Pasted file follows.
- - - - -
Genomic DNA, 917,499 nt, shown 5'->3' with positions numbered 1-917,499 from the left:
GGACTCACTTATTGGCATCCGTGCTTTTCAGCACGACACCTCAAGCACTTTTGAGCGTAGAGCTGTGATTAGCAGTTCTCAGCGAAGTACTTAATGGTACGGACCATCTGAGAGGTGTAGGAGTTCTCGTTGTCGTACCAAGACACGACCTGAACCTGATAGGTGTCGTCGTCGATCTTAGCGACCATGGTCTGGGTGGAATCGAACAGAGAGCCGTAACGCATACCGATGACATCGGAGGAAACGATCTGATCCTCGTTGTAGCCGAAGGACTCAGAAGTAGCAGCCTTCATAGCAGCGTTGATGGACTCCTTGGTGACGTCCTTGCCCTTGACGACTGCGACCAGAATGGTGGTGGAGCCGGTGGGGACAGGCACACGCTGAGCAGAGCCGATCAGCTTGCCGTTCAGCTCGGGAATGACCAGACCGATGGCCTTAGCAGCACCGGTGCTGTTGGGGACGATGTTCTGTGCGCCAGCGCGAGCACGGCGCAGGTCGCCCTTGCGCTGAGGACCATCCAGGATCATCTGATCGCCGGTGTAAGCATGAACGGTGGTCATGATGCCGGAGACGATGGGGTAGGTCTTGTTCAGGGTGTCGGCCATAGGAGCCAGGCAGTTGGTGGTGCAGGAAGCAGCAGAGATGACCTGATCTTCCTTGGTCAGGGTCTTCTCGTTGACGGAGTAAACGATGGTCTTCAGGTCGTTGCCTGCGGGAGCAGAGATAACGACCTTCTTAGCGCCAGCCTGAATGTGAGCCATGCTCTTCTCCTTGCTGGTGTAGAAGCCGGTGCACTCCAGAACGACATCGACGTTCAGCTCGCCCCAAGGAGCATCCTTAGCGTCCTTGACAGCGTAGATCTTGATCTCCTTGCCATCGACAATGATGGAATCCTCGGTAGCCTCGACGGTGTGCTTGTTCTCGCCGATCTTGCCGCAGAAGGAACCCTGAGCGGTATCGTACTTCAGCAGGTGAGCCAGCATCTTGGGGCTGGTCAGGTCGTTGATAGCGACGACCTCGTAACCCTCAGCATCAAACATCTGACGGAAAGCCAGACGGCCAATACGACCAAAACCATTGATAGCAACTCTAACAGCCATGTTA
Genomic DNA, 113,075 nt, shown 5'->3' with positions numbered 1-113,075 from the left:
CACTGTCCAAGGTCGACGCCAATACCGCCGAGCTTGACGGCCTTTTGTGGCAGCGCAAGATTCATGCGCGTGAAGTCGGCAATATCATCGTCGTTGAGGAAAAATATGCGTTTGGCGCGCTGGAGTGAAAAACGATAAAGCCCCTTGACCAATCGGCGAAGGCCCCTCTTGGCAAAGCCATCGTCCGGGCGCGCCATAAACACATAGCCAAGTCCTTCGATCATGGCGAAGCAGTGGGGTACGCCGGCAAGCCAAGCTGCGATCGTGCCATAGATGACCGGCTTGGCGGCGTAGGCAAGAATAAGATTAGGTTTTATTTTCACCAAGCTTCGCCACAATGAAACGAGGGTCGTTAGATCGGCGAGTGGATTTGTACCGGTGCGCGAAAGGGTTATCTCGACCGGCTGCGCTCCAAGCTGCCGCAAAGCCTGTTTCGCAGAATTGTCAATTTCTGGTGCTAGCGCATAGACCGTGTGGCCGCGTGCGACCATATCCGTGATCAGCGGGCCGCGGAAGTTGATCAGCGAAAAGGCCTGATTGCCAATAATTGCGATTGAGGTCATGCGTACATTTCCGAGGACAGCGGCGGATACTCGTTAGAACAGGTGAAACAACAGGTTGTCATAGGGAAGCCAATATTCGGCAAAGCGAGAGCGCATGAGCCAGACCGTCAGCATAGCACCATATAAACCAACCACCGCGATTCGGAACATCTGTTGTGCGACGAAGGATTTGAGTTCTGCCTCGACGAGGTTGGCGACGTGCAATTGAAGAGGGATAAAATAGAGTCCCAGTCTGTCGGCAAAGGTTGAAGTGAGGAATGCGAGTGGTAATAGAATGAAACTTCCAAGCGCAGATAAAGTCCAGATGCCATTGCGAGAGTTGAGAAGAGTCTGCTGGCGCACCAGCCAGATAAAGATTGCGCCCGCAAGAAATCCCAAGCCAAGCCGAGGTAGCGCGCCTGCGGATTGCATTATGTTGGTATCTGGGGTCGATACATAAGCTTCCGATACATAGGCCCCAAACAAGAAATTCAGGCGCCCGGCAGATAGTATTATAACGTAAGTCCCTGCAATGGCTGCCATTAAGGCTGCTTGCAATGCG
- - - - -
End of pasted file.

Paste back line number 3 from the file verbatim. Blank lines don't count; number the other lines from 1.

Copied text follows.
Genomic DNA, 113,075 nt, shown 5'->3' with positions numbered 1-113,075 from the left: